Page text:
• Sudden population decreased caused by the Black Death may have resulted in a decrease of agriculture and reforestation of agricultural land.

Can We Draw a Conclusion?

In truth, not really. The Little Ice Age remains for the present the subject of speculation. The most likely influence during this period is variable output from the sun combined with pronounced volcanic activity. We know that from the end of the LIA to the 1950s the sun’s output increased. But since WW2 the sun has slowly grown quieter, yet the temperature on Earth has gone up.

The sceptical argument that current warming is a continuation of the same warming that ended the LIA is unlikely. There is a lack of evidence for a suitable forcing (e.g. the sun) and numerous correlations with known natural forcings that can account for the LIA itself, and the subsequent climate recovery. Taken in isolation, the LIA might cast doubt on the theory of climate change. Considered alongside the empirical evidence, model predictions and a century of scientific research into the climate, recovery from the LIA is not a plausible theory to explain the observed evidence and rate of global climate change.

Basic rebuttal written by GPWayne

Update July 2015:

Here is the relevant lecture-video from Denial101x - Making Sense of Climate Science Denial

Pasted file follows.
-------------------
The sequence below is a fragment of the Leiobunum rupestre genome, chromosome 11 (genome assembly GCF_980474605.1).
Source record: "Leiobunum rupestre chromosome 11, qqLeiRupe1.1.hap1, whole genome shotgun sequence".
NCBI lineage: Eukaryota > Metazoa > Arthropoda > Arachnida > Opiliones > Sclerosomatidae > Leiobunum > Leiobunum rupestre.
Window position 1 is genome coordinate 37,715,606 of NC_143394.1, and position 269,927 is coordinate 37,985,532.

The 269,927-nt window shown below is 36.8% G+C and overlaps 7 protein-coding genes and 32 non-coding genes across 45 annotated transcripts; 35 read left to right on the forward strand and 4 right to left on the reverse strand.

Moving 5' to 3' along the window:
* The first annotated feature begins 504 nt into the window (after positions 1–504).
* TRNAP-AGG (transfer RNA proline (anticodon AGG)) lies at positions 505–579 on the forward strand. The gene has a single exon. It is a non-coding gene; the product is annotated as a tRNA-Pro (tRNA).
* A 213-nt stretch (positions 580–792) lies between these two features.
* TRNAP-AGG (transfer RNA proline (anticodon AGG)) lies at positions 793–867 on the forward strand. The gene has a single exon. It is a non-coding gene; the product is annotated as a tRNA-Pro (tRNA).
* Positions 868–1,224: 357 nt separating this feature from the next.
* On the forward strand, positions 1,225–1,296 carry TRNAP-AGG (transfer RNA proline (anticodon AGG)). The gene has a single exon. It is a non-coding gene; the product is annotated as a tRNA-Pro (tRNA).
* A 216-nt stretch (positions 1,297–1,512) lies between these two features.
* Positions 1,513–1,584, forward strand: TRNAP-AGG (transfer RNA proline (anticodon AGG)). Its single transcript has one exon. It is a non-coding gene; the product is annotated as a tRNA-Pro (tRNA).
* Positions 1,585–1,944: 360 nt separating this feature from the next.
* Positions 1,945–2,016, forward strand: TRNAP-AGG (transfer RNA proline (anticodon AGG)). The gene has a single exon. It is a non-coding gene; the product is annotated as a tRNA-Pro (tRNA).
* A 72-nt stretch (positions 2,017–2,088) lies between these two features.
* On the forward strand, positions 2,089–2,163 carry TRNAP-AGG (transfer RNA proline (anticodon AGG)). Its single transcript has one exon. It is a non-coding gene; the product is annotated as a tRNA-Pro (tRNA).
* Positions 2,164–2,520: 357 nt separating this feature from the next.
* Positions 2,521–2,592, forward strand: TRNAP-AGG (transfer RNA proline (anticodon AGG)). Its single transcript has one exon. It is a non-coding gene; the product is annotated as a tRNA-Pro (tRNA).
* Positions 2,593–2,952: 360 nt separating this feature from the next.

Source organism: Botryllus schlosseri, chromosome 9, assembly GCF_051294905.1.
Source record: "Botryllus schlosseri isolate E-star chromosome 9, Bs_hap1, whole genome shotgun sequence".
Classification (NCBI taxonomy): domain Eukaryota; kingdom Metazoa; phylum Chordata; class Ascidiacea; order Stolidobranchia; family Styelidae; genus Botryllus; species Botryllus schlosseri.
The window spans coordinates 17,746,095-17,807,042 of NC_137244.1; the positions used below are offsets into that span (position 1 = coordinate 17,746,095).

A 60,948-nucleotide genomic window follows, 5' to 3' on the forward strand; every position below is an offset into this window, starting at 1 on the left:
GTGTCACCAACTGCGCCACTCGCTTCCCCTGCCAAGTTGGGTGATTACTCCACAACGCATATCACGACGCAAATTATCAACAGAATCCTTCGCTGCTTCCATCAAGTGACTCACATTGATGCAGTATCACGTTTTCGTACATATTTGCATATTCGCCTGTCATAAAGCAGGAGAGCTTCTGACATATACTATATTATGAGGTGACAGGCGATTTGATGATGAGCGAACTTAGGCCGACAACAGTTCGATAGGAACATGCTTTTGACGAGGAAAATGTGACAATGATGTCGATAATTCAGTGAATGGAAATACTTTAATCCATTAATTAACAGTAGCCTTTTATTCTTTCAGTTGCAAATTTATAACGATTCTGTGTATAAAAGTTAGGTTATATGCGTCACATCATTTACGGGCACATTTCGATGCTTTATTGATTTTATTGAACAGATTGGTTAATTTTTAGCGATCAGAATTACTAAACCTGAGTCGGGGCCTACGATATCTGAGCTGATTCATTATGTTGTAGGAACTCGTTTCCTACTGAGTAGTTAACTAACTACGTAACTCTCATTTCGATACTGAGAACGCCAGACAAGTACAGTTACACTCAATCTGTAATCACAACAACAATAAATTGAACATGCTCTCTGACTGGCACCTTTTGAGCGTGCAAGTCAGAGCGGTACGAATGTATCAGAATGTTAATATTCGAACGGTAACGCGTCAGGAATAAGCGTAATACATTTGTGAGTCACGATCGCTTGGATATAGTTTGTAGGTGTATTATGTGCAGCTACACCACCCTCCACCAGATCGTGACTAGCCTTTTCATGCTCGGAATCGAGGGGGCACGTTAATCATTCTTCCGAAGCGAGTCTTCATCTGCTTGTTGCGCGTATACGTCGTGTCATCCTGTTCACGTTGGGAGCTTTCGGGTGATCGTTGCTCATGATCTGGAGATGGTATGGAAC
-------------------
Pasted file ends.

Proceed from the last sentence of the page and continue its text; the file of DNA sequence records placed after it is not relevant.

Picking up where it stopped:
Last updated on 5 July 2015 by skeptickev. View Archives

Printable Version  |  Offline PDF Version  |  Link to this page

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Comments 76 to 76 out of 76:

  1. Atom @75 , when you look at the general atmospheric CO2 level, as demonstrated at Mauna Loa Hawaii, you see a large annual fluctuation cycle.   The fluctuation is so large, that it dwarfs the quite small & brief reduction in fossil fuel combustion that occurred during the early phase of the Covid-19 pandemic.  The pandemic-related signal is lost among the regular annual cycle events.

    Certainly, for us humans the psychological & financial impact of the pandemic appears very large - but the total output of our CO2 emissions was only minimally altered. 


    Interesting is John Hartz's linked article @74.  As I understand it, the mainstream view is that the causation of the LIA [Little Ice Age] was a combination of increased volcanic eruption of global-dimming aerosols, plus some episodes of reduced solar output.  The new suggestion of oceanic changes (in the AMOC of the North Atlantic) being a major contributor to the LIA, seems a bit of a stretch when considering simultaneous cooling of the extensive Pacific & Southern oceans.  But perhaps the authors Lapointe et alia can supply plausible quantification?

  2. Recommended supplemental article:

    What climate change deniers get totally wrong about the Little Ice Age

    What does a regional period of mid-millennial cooling have to do with today's climate disasters? Absolutely nothing

    by Matthew Rozsa, Science & Health, Salon, Aug 7, 2023